What made the News Tribune decide that Ausineese Aubin Dufault's criminal history was relevant to readers two sentences into the front-page story about his death ("Teen dead after Lincoln Park shooting")? What made editors and the reporter decide that this information, acknowledged as officially unrelated when the story went to print, should take up fully half the article about his death?

Why did editors and layout people decide they had to use his mugshot instead of reaching out to family for an actual picture? Or why didn't they just not use a picture at all if the one published was the only option?

How many times have we seen indigenous, black, and other people of color get smeared as criminals by the media in the days following their deaths - or have we been assured that kids like Mike Brown are "no angel" after falling victim to state or interpersonal violence?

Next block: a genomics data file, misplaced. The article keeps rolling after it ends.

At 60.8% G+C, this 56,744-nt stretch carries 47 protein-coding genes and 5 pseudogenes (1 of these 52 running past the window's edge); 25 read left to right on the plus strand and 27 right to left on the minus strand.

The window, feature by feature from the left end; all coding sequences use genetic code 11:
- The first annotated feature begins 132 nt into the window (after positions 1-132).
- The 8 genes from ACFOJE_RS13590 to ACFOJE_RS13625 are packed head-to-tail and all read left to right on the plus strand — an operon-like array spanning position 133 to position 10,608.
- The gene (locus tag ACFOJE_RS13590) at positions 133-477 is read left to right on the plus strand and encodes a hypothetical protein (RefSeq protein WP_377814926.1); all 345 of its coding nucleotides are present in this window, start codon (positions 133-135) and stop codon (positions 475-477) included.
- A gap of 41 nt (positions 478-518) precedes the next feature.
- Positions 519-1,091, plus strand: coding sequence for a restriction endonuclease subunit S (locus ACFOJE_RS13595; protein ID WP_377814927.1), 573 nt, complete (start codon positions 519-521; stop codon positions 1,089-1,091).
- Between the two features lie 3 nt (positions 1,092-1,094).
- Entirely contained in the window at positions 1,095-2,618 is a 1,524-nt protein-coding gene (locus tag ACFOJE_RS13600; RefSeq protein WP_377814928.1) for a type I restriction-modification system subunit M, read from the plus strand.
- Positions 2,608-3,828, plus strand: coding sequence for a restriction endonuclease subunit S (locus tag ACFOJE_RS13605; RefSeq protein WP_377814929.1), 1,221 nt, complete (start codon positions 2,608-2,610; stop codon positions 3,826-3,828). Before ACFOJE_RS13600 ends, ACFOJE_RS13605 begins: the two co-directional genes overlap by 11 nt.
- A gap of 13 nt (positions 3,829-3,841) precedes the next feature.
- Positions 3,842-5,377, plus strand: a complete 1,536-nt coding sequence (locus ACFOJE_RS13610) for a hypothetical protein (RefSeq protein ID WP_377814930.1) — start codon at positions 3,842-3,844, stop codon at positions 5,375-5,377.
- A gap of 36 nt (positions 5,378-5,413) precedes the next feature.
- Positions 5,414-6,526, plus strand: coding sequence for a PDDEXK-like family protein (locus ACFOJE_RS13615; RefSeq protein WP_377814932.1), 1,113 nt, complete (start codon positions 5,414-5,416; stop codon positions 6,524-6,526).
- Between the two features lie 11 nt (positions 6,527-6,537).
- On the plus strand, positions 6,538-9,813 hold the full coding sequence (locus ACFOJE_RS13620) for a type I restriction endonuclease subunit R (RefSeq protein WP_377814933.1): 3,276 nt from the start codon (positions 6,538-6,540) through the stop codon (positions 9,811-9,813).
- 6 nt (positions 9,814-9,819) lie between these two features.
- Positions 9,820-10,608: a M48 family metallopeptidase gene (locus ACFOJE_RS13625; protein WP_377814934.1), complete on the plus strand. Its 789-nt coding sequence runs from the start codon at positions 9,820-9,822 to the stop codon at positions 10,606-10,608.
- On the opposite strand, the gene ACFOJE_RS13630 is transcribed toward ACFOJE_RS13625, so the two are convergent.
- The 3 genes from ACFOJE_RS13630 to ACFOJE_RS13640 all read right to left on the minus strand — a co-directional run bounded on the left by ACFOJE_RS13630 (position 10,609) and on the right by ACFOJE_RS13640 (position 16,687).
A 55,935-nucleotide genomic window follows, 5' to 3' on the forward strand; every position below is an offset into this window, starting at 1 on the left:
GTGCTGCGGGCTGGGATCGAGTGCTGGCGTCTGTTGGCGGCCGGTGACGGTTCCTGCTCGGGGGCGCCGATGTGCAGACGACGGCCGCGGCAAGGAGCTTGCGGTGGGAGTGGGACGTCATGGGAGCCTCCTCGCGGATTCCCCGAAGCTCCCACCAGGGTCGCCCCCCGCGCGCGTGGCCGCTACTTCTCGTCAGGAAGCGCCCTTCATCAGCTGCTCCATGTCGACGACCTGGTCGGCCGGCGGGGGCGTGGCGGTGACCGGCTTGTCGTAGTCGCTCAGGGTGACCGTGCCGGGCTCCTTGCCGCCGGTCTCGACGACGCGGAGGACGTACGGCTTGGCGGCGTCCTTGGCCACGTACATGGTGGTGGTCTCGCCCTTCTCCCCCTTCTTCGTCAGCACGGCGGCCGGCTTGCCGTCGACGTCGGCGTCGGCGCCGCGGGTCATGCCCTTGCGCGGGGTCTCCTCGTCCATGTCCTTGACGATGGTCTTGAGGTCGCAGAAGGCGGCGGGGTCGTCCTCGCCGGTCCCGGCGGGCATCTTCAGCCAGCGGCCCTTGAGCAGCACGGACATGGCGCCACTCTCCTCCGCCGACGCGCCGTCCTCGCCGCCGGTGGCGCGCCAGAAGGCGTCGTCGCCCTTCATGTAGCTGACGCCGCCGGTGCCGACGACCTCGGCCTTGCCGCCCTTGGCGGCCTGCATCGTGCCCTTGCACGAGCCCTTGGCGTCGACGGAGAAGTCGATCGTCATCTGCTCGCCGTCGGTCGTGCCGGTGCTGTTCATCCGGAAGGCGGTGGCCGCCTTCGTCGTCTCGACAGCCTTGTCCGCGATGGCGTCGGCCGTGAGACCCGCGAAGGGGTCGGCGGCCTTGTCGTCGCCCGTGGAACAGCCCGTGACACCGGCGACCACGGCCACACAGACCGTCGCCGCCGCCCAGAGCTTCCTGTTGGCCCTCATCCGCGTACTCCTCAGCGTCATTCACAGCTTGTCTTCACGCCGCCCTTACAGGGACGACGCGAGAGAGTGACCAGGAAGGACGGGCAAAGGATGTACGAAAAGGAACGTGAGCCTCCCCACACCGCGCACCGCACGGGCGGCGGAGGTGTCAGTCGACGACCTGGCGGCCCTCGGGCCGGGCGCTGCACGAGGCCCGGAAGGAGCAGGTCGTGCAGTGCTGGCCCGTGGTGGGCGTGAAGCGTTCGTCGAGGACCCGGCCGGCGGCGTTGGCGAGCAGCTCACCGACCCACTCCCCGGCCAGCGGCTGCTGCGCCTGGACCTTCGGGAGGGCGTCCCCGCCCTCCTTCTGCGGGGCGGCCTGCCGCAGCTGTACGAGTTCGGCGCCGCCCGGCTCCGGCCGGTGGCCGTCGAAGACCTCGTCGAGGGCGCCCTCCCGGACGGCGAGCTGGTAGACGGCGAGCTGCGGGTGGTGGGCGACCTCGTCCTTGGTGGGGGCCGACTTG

Now that we know this Native kid with face tattoos has a criminal history, are we supposed to rest easy that he deserved what he got, and he's off the streets?

If I didn't already know about his death, I would have assumed, like the first two people I talked to about it, that Dufault was the perpetrator and not the victim. The first thing we saw in the newspaper's coverage was "Teen dead" and "shooting" in a headline and a mugshot. Whether intentional or not, this added to the ongoing harm experienced by colonized people at the hands of institutions with the power to control narratives told about them.

As we celebrate renaming Lake Place Park to Gichi-ode' Akiing, it feels like we're taking one step forward and two steps back again.

The newspaper needs to take responsibility and work to repair what it has done.

Michael Elderbrook

Duluth